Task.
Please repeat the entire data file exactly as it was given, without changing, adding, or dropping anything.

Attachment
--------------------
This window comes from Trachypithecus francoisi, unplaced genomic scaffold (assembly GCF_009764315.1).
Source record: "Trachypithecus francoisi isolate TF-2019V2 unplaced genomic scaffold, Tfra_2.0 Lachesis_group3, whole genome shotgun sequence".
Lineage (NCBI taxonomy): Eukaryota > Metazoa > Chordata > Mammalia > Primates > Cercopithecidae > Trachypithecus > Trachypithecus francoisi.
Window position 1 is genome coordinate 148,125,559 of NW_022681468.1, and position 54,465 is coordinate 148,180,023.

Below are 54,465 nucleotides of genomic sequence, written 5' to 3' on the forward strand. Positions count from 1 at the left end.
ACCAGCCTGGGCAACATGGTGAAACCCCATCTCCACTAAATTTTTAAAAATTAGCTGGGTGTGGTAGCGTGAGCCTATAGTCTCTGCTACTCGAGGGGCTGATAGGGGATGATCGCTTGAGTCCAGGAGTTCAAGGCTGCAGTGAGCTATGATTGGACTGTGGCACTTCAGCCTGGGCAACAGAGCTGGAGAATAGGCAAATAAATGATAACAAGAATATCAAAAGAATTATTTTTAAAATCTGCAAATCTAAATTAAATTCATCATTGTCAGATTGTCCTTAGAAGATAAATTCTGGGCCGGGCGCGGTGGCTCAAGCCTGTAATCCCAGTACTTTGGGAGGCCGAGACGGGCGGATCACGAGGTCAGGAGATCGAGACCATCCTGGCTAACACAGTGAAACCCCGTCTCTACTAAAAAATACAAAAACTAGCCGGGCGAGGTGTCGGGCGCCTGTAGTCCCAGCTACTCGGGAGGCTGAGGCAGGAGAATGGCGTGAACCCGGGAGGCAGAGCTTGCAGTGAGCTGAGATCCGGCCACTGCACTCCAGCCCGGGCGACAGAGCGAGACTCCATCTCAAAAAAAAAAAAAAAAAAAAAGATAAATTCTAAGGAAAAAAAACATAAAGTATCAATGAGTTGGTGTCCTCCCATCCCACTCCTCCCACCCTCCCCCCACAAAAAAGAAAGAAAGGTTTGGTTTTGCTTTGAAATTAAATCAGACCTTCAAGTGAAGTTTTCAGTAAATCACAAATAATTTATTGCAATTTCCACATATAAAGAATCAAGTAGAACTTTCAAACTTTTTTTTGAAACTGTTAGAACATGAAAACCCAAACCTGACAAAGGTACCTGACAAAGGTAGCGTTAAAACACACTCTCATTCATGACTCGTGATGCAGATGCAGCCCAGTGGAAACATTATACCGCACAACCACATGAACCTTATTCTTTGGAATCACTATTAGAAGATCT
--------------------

This window comes from Trachypithecus francoisi, unplaced genomic scaffold (assembly GCF_009764315.1).
Source record: "Trachypithecus francoisi isolate TF-2019V2 unplaced genomic scaffold, Tfra_2.0 Lachesis_group3, whole genome shotgun sequence".
Lineage (NCBI taxonomy): Eukaryota > Metazoa > Chordata > Mammalia > Primates > Cercopithecidae > Trachypithecus > Trachypithecus francoisi.
Window position 1 is genome coordinate 148,125,559 of NW_022681468.1, and position 54,465 is coordinate 148,180,023.

Below are 54,465 nucleotides of genomic sequence, written 5' to 3' on the forward strand. Positions count from 1 at the left end.
ACCAGCCTGGGCAACATGGTGAAACCCCATCTCCACTAAATTTTTAAAAATTAGCTGGGTGTGGTAGCGTGAGCCTATAGTCTCTGCTACTCGAGGGGCTGATAGGGGATGATCGCTTGAGTCCAGGAGTTCAAGGCTGCAGTGAGCTATGATTGGACTGTGGCACTTCAGCCTGGGCAACAGAGCTGGAGAATAGGCAAATAAATGATAACAAGAATATCAAAAGAATTATTTTTAAAATCTGCAAATCTAAATTAAATTCATCATTGTCAGATTGTCCTTAGAAGATAAATTCTGGGCCGGGCGCGGTGGCTCAAGCCTGTAATCCCAGTACTTTGGGAGGCCGAGACGGGCGGATCACGAGGTCAGGAGATCGAGACCATCCTGGCTAACACAGTGAAACCCCGTCTCTACTAAAAAATACAAAAACTAGCCGGGCGAGGTGTCGGGCGCCTGTAGTCCCAGCTACTCGGGAGGCTGAGGCAGGAGAATGGCGTGAACCCGGGAGGCAGAGCTTGCAGTGAGCTGAGATCCGGCCACTGCACTCCAGCCCGGGCGACAGAGCGAGACTCCATCTCAAAAAAAAAAAAAAAAAAAAAGATAAATTCTAAGGAAAAAAAACATAAAGTATCAATGAGTTGGTGTCCTCCCATCCCACTCCTCCCACCCTCCCCCCACAAAAAAGAAAGAAAGGTTTGGTTTTGCTTTGAAATTAAATCAGACCTTCAAGTGAAGTTTTCAGTAAATCACAAATAATTTATTGCAATTTCCACATATAAAGAATCAAGTAGAACTTTCAAACTTTTTTTTGAAACTGTTAGAACATGAAAACCCAAACCTGACAAAGGTACCTGACAAAGGTAGCGTTAAAACACACTCTCATTCATGACTCGTGATGCAGATGCAGCCCAGTGGAAACATTATACCGCACAACCACATGAACCTTATTCTTTGGAATCACTATTAGAAGATCT